RI ACLU, Community Groups Respond to Outrage Over Gardner Living in Prov
Saturday, October 20, 2018
Gardner was released from custody on October 11 after serving 30 years for kidnapping and raping young boys in Rhode Island and Massachusetts.
On Wednesday night, following a community meeting, residents gathered outside of Gardner’s house in the Washington Park area of Providence yelling “we want him out.”
The statement was jointly issued by Megan C. Smith, Homeless Bill of Rights Defense Committee; Barbara Freitas, R.I. Homeless Advocacy Project; Anne E. Voss-Altman, Public Defender for the City of Providence; Andrew Horwitz, Assistant Dean for Experiential Education, Roger Williams U. School of Law; and Steven Brown, American Civil Liberties Union of Rhode Island.
Read the Statement Below
“While we understand the concerns that have been raised by Washington Park residents about the presence of Richard Gardner in their neighborhood, the law is clear that Mr. Gardner has a right to live there.
The evidence is also clear: housing stability is one of the most effective ways to prevent recidivism. Moving ex-offenders around and putting up barriers to stable housing does nothing to protect public safety. To the contrary, such actions only make rehabilitation and oversight of offenders more difficult. Integrating ex-offenders into communities – rather than ostracizing them – is one of the best things neighbors and policymakers alike can do to promote prosocial behavior and thus public safety.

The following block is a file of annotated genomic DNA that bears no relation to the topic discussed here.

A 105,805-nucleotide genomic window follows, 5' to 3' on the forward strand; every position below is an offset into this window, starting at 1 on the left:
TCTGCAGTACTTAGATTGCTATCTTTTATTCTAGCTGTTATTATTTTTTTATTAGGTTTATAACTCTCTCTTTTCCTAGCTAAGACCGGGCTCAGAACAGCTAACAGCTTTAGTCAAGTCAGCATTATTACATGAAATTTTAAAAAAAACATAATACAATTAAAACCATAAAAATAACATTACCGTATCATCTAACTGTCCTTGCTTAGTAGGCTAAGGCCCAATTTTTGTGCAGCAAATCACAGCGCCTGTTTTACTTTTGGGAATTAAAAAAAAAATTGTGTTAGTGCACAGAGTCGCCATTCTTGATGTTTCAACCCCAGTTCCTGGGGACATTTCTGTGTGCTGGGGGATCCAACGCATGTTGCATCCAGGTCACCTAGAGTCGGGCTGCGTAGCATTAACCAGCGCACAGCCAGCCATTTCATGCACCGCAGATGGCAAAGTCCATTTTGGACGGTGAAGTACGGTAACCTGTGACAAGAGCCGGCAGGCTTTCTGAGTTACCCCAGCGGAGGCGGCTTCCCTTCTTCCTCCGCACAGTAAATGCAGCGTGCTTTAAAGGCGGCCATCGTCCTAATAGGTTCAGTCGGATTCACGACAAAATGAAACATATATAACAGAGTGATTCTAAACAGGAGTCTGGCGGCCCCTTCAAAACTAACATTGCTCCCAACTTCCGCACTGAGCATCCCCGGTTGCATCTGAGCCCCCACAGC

State policies – and public reaction – to the presence of sex offenders are too often based on fear and not on actual evidence, and as a result, efforts to “address” the issue end up being counter-productive and making communities less, not more, safe.
The State’s history of passing laws designed to target sex offenders demonstrates this negative cycle. When the General Assembly passed a law barring some sex offenders from living within 1,000 feet of any school, it left many of them homeless, which led them to seek shelter in Harrington Hall in Cranston. When neighbors in that area became upset about the influx of offenders to Harrington Hall, the legislature then attempted to kick them out by limiting the number of sex offenders that could stay there. If this law had been enforced, it would have placed offenders back again on the streets, where they cannot be properly monitored or provided with services to help with their rehabilitation. The enactment of more punitive laws like these will only exacerbate the downward spiral making us all less safe.”
Again, we recognize the concerns that have animated some members of the community, but we call upon our elected leaders and public officials to respond constructively, rather than fan the flames of fear. We all care about the safety of our children, but trying to force Richard Gardner out of the Washington Park neighborhood is a misguided and ineffective way to serve this greater goal. Rather than descending into vigilantism and reactive legislation, we hope that this occurrence can be an opportunity to start a dialogue about how we can truly work together toward the shared goal of safe and inclusive communities.”
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